BRUSSELS, 19-3-2015 — /EuropaWire/ — Representatives from consumer organisations, policy-makers and European institutions gathered at the 17th annual conference to discuss new trends in consumption. The European Consumer Day was organised by the European Economic and Social Committee. “My wish for Consumer Day is a consumer-centered European economy“, said the European Commissioner for Justice, Consumers and Gender Equality, Vĕra Jourová, in her opening speech. The Commissioner emphasised the need to raise European citizens’ awareness of consumer law. “Since May last year, we’re running an awareness raising campaign in eight EU Member states to spread the message that consumers have robust rights, both on-line and offline. And we will spread this campaign to 6 more states this year”, added Ms Jourová.
EESC President Malosse pointed out the need to encourage responsible consumption as one of the main aims of the European Consumer Day. “To regain citizens’ trust, we must make the European Union a model of representative but also participatory democracy (art. 11 TEU), in which consumers have a vital role.”President Malosse called on everyone to shoulder responsibility: consumers, through their consumption choices, but also companies, via their production methods. He chose the example of the fight against planned obsolescence of products – a field in which the EESC is a pioneer at the EU level and issued an opinion in 2013 – as a way to make consumers and companies more responsible for environmental protection.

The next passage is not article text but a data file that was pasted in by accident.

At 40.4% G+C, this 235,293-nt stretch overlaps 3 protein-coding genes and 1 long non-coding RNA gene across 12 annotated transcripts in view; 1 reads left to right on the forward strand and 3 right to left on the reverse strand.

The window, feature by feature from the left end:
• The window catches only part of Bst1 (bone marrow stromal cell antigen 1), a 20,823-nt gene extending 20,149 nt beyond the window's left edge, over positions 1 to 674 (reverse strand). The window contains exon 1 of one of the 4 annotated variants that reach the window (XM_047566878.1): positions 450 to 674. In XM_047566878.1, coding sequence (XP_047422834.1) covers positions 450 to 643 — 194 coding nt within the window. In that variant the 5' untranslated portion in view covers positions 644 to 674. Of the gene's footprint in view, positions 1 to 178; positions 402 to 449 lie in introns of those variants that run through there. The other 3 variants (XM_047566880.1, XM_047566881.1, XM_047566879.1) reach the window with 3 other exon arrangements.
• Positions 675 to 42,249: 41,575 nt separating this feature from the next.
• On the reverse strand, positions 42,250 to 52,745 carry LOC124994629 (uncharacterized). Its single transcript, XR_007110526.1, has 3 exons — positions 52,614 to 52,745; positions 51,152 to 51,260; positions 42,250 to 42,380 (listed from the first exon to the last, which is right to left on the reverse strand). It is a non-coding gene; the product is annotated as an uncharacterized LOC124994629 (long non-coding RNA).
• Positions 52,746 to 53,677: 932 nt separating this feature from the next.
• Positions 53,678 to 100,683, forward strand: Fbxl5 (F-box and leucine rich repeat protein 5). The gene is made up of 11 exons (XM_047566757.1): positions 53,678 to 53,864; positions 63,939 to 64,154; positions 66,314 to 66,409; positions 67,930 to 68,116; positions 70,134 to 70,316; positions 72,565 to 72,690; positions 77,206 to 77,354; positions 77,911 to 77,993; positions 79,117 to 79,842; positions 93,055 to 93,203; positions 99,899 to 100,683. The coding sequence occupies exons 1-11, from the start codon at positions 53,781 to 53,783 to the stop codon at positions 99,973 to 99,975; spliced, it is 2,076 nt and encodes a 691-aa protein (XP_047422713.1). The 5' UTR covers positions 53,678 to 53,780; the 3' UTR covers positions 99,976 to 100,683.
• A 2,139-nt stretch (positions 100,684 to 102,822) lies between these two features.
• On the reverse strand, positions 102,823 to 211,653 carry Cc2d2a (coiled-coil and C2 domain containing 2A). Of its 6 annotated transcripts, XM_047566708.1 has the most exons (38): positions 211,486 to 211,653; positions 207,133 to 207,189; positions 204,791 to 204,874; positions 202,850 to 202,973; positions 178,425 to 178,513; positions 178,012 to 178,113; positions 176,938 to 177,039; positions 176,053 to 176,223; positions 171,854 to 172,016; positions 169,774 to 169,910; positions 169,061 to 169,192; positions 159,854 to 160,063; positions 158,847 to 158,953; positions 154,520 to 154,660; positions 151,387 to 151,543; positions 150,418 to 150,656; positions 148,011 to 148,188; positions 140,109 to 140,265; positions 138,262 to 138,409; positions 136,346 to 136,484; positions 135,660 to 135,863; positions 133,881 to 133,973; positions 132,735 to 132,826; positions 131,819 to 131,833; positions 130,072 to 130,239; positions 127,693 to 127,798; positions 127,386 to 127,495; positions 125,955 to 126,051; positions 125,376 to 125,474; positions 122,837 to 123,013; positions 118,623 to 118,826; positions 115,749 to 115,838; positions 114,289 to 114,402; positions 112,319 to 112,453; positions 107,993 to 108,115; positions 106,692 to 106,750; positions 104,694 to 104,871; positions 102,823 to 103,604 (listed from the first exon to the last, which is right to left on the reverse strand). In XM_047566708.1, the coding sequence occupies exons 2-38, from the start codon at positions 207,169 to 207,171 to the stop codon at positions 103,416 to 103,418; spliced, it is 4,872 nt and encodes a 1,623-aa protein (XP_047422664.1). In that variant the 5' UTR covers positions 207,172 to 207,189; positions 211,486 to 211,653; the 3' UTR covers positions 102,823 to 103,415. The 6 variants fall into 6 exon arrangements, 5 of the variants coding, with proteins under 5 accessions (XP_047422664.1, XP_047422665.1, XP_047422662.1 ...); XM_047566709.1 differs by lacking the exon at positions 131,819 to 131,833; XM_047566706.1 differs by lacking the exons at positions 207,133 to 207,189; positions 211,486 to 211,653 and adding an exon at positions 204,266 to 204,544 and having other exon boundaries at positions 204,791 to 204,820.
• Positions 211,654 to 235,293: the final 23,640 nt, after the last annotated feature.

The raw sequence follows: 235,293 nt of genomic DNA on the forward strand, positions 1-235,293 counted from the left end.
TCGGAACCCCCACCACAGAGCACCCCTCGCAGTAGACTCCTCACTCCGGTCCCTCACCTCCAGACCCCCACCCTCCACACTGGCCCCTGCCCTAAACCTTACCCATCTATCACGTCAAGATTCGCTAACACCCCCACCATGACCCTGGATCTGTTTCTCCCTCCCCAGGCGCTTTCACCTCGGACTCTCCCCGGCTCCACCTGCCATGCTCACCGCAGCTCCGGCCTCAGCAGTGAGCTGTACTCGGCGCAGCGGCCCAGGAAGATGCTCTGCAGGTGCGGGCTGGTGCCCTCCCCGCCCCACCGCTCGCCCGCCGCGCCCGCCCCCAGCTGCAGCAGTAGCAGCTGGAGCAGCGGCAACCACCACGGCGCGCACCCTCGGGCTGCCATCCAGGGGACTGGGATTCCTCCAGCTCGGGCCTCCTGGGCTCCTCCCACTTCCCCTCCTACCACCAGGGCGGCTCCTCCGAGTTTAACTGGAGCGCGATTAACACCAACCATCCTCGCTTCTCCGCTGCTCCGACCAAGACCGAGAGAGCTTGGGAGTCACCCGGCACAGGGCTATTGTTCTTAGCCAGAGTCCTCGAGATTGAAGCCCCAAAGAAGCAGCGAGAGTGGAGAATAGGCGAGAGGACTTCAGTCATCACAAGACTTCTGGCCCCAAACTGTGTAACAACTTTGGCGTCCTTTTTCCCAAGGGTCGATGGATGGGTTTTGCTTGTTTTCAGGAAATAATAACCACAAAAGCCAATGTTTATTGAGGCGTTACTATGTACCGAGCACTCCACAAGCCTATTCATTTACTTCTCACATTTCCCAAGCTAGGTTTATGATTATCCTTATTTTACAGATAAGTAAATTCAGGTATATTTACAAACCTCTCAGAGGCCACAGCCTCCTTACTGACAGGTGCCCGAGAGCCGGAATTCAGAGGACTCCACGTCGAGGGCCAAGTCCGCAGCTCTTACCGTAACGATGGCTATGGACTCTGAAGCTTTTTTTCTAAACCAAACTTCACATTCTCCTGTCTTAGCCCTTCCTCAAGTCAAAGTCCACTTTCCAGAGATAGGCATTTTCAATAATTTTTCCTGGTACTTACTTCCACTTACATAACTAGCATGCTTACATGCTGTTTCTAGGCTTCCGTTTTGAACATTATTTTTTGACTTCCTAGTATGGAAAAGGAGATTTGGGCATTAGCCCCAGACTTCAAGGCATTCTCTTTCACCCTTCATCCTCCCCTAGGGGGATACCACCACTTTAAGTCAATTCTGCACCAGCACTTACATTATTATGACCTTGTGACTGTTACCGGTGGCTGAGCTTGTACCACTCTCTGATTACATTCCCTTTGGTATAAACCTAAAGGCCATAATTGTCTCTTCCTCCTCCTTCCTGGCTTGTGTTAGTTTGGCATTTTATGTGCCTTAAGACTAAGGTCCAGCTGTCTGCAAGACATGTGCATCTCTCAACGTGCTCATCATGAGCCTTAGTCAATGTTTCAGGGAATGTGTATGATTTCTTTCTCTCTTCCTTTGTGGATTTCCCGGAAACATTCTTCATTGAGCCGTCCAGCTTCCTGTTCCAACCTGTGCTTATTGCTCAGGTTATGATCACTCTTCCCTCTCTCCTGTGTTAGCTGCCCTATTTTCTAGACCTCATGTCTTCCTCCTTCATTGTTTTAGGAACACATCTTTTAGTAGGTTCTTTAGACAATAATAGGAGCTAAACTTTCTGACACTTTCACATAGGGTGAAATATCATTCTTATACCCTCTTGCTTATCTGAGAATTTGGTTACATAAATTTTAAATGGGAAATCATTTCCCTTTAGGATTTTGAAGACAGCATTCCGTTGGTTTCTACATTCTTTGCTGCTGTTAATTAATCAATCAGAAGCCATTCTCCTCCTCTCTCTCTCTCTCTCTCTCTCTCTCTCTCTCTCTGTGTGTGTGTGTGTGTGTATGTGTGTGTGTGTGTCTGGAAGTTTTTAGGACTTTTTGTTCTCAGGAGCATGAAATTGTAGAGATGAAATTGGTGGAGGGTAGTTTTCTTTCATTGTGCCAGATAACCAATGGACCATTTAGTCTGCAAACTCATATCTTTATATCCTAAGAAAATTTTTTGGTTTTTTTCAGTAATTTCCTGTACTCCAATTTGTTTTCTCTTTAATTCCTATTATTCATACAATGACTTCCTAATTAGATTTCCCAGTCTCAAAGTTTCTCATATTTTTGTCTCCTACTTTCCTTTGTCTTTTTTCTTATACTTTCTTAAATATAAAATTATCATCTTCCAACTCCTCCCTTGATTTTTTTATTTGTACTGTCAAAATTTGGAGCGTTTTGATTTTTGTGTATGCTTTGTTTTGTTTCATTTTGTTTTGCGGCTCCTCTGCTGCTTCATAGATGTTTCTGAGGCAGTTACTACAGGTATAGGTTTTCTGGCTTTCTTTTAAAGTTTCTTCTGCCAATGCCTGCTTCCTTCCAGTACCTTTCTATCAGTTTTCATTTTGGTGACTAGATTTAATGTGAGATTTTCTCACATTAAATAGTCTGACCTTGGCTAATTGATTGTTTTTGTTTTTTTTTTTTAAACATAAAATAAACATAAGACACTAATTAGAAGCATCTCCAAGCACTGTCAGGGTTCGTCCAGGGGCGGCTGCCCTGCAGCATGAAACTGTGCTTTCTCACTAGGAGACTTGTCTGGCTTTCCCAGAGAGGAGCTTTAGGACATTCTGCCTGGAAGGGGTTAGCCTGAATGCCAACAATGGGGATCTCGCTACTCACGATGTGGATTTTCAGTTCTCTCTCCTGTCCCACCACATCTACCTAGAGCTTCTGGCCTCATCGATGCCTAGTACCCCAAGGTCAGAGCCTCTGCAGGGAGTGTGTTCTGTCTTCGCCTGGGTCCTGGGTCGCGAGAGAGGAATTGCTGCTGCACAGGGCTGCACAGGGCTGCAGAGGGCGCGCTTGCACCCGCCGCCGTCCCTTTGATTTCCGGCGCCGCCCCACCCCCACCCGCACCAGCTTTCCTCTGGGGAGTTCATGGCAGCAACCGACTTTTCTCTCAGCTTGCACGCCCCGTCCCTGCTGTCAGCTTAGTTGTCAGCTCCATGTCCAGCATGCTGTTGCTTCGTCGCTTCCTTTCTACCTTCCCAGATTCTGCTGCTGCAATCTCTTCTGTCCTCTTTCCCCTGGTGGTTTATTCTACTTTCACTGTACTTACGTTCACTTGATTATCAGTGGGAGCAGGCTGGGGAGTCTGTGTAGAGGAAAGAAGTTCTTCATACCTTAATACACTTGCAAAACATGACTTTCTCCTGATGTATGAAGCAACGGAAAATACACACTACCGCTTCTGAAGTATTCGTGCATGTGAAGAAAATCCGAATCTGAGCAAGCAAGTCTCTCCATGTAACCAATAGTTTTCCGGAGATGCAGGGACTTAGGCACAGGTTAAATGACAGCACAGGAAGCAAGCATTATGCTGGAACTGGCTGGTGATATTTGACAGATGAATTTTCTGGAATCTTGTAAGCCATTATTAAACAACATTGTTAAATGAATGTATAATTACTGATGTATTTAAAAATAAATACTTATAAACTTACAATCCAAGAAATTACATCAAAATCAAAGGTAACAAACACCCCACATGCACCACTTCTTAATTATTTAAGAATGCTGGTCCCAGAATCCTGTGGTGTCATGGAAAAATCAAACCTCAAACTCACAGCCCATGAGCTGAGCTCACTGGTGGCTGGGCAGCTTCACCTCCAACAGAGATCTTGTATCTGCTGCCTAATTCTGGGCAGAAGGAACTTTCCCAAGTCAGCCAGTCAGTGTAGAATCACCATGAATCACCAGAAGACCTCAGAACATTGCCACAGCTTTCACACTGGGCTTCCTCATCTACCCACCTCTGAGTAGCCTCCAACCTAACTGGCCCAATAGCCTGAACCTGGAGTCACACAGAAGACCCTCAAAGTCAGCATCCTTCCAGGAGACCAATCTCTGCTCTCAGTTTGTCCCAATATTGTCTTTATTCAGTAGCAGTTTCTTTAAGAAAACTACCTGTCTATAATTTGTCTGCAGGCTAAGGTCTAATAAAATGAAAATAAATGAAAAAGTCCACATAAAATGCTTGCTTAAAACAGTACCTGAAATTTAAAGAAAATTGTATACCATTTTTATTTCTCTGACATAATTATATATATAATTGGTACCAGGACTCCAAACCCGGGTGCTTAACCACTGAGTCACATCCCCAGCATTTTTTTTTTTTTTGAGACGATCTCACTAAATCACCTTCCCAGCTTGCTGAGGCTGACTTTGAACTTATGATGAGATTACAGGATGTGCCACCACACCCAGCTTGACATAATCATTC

The trend towards more responsible and sustainable consumption was recognised by other speakers at the conference – companies have to meet the growing desire among consumers for healthier and more sustainable lifestyles and their willingness to change their consumption habits. The lifetimes of products and their planned obsolescence are directly related to more responsible consumption habits.
The opportunities and obstacles of the sharing economy were another topic of interest at the conference. The sharing economy offers attractive and innovative forms of consumption, especially in times of economic crisis. At the same time, the speakers acknowledged that there were challenges, such as building consumers’ trust in order for the sharing economy to work and the need for a legal framework to protect consumers.
The European Economic and Social Committee represents the various economic and social components of organised civil society. It is an institutional consultative body established by the 1957 Treaty of Rome. Its consultative role enables its members, and hence the organisations they represent, to participate in the EU decision-making process. The Committee has 353 members from across Europe, who are appointed by the Council of the European Union.
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